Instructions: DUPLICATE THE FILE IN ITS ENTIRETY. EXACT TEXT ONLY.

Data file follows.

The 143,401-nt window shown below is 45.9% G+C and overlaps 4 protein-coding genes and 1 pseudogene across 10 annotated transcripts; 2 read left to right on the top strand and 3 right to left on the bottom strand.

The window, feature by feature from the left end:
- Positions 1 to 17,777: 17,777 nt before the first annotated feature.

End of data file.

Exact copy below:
The 143,401-nt window shown below is 45.9% G+C and overlaps 4 protein-coding genes and 1 pseudogene across 10 annotated transcripts; 2 read left to right on the top strand and 3 right to left on the bottom strand.

The window, feature by feature from the left end:
- Positions 1 to 17,777: 17,777 nt before the first annotated feature.